If you’re hoping to become a more productive person, you should start your efforts by committing to the simplest tool available to you: the to-do list. Human beings operate best with a set structure. We don’t respond well to chaos, and we have an easier time handling tasks that are well-defined. To-do lists are great because they’re simple yet versatile. You can use them for short or long periods of time. A daily list will keep you engaged with all the small tasks that your life requires, while annual lists are great for setting long term goals. Here’s what you should keep in mind as you make to-do lists the central component of your plan for increasing productivity.
Keep It Simple
The goal of a to-do list is to make order out of chaos. This will only happen if the items on your list are simple, straightforward, and easy to complete. When making your list, try to put every future task into the simplest terms possible. “Figure out taxes,” for example, isn’t a good item for a to-do list. It’s far too vague, and it doesn’t compel any obvious actions. Instead, base your list on easily-acted-upon chores like “download W2 form,” “replace printer ink cartridge,” and “print out forms.”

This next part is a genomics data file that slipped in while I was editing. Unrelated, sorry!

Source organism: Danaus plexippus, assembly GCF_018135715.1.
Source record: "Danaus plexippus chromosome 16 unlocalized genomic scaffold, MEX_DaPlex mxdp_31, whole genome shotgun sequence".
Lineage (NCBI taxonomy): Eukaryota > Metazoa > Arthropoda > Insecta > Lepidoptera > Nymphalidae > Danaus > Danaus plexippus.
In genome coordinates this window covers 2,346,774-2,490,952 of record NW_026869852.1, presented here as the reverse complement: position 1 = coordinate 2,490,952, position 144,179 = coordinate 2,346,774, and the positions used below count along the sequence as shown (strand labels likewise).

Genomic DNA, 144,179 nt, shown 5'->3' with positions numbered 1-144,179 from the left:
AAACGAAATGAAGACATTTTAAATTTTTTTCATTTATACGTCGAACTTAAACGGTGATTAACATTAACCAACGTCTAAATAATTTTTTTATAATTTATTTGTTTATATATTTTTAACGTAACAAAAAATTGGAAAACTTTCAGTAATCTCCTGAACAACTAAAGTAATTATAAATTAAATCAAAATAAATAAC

Be Intentional About Your List
Don’t ever make a to-do list just for the sake of it. Your daily lists should be geared toward an overarching goal. Think long and hard about how you can go about achieving your goals. Then, make each individual to-do list an intentional, strategic building block that leads toward your big aspirations.
Become Obsessive About Completing Your List
To-do lists don’t mean anything if you don’t actually complete them. Sometimes, avoiding procrastination requires holding yourself accountable. Don’t shy away from being a little bit hard on yourself. These lists are meant to help you achieve your goals, and if you don’t complete them, then you’re selling yourself short. It’s okay if your behavior around the lists becomes somewhat obsessive. Just be careful not to burn out completely. Give yourself plenty of opportunities for breaks, and step back from your projects when you feel you’re overdoing it.